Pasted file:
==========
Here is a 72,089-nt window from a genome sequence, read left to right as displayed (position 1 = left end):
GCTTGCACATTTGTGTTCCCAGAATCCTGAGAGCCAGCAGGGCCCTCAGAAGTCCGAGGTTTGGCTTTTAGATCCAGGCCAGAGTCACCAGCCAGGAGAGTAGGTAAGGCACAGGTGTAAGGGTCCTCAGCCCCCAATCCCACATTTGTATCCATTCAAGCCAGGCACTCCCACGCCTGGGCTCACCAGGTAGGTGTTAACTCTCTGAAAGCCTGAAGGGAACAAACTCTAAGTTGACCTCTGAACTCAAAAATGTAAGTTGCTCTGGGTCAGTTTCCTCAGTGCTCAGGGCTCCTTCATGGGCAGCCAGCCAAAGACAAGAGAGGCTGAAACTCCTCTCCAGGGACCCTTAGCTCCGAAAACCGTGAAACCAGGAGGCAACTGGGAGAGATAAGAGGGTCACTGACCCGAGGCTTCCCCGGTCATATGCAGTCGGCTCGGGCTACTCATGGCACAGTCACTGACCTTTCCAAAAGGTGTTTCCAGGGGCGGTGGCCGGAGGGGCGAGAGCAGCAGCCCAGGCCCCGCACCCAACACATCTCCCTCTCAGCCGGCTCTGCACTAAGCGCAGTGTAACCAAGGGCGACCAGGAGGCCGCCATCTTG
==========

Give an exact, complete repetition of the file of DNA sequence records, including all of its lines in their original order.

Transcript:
Here is a 72,089-nt window from a genome sequence, read left to right as displayed (position 1 = left end):
GCTTGCACATTTGTGTTCCCAGAATCCTGAGAGCCAGCAGGGCCCTCAGAAGTCCGAGGTTTGGCTTTTAGATCCAGGCCAGAGTCACCAGCCAGGAGAGTAGGTAAGGCACAGGTGTAAGGGTCCTCAGCCCCCAATCCCACATTTGTATCCATTCAAGCCAGGCACTCCCACGCCTGGGCTCACCAGGTAGGTGTTAACTCTCTGAAAGCCTGAAGGGAACAAACTCTAAGTTGACCTCTGAACTCAAAAATGTAAGTTGCTCTGGGTCAGTTTCCTCAGTGCTCAGGGCTCCTTCATGGGCAGCCAGCCAAAGACAAGAGAGGCTGAAACTCCTCTCCAGGGACCCTTAGCTCCGAAAACCGTGAAACCAGGAGGCAACTGGGAGAGATAAGAGGGTCACTGACCCGAGGCTTCCCCGGTCATATGCAGTCGGCTCGGGCTACTCATGGCACAGTCACTGACCTTTCCAAAAGGTGTTTCCAGGGGCGGTGGCCGGAGGGGCGAGAGCAGCAGCCCAGGCCCCGCACCCAACACATCTCCCTCTCAGCCGGCTCTGCACTAAGCGCAGTGTAACCAAGGGCGACCAGGAGGCCGCCATCTTG